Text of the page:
Operations in oculoplastic surgery may be performed under local or general anesthesia. The decision on the type of anesthesia is made by the surgeon, in consultation with the patient, based on the following criteria:
- Age of the patient
- General health of the patient
- Type of surgery
Local anesthesia requires cooperation on the part of the patient, who has to lye still during surgery. This is why it is not suitable for children. Local anesthesia is usually supplemented with sedation, in order to minimise the psychological discomfort. This approach is especially important in patients who are not suitable for general anesthesia, due to health issues.
In certain operations, local anesthesia is preferred. This is the case in adult ptosis surgery, where patient cooperation is needed to adjust the height of the upper lid.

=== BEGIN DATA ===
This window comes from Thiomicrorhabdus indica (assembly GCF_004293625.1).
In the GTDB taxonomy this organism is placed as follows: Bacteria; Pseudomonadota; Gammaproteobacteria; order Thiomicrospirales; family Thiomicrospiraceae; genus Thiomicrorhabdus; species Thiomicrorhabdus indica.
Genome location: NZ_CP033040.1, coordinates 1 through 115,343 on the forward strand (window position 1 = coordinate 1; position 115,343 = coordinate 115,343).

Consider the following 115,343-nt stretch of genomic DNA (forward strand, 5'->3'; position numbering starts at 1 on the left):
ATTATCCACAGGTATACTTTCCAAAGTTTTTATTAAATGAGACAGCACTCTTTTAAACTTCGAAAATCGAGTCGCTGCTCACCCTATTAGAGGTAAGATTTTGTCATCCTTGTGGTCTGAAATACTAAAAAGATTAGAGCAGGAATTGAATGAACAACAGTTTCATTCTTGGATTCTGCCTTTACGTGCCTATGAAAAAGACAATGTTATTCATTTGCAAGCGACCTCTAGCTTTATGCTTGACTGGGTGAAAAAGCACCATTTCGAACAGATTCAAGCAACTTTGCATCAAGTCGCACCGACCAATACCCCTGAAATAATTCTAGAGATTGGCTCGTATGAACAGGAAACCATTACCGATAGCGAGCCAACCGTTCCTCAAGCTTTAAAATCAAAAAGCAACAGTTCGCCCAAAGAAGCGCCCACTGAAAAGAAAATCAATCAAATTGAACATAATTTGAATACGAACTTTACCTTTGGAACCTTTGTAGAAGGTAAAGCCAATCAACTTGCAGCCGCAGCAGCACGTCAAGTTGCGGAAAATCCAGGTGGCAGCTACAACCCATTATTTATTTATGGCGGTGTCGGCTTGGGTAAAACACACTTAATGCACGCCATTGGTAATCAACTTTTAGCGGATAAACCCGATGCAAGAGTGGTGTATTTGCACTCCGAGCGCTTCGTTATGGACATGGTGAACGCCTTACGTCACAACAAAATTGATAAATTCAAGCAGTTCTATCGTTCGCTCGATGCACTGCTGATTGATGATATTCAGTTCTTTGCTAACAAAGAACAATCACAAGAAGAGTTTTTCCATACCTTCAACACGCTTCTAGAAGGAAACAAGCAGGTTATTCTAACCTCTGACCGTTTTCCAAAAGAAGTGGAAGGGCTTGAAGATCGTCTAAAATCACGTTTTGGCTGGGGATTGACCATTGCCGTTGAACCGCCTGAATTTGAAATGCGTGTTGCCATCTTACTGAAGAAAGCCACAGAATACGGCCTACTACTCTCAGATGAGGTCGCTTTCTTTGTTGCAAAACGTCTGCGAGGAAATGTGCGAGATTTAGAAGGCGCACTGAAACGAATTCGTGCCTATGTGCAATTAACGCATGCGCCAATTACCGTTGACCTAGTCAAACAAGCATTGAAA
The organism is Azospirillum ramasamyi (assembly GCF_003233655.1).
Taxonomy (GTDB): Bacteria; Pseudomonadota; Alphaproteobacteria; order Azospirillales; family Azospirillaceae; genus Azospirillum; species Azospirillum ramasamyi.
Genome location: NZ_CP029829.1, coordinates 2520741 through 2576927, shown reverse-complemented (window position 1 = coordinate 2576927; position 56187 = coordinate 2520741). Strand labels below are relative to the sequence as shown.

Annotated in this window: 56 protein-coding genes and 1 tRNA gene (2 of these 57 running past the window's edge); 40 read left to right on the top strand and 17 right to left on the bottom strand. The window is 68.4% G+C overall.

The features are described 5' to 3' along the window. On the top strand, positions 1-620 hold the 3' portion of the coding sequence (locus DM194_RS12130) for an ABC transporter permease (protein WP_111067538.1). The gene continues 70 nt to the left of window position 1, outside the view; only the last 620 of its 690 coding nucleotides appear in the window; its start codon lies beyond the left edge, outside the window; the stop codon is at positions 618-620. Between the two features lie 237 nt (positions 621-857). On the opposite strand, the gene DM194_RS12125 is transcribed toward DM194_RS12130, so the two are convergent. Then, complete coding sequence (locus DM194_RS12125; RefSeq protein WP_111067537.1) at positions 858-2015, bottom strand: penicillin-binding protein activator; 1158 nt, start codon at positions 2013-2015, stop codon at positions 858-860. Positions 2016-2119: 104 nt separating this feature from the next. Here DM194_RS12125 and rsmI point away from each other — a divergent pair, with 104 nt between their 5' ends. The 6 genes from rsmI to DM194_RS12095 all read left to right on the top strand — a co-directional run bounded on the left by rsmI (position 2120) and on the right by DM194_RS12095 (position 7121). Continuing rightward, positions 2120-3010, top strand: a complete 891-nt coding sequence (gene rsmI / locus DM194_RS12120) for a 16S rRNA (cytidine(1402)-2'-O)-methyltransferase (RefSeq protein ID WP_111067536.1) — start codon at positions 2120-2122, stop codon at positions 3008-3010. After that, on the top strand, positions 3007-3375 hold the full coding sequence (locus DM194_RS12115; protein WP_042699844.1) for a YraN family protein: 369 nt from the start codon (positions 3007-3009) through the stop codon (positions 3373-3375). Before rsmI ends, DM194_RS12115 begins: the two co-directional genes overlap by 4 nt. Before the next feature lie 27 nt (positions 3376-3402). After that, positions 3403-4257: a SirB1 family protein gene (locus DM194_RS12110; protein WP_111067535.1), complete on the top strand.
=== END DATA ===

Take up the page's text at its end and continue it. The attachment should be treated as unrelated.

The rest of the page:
On the other hand, operations that are lengthy and difficult to perform under local anesthesia, require general anesthesia. In such cases, preoperative laboratory tests and physical exams are needed to verify that the patient is physically fit for the operation.
Regardless of the type of anesthesia, the surgeon and anesthesiologist have to be informed about any medications the patient is on, as well as any allergies to medications.
In oculoplastic surgery, it is very important for the surgeon to be aware if the patient is taking „blood thinners“ (antiagregation and antocoagulant drugs). These drugs are used in the prevention and tretament of cardio-vascular diseases. The most frequently used among them is Aspirin, which, with the permission of the treating doctor, needs to be discontinued 14 days prior to surgery, in order to prevent uncontrolled intraoperative bleeding. Unwanted bleeding during and after the operation can also be caused by dietary supplements such as Ginko biloba and Vitamin E.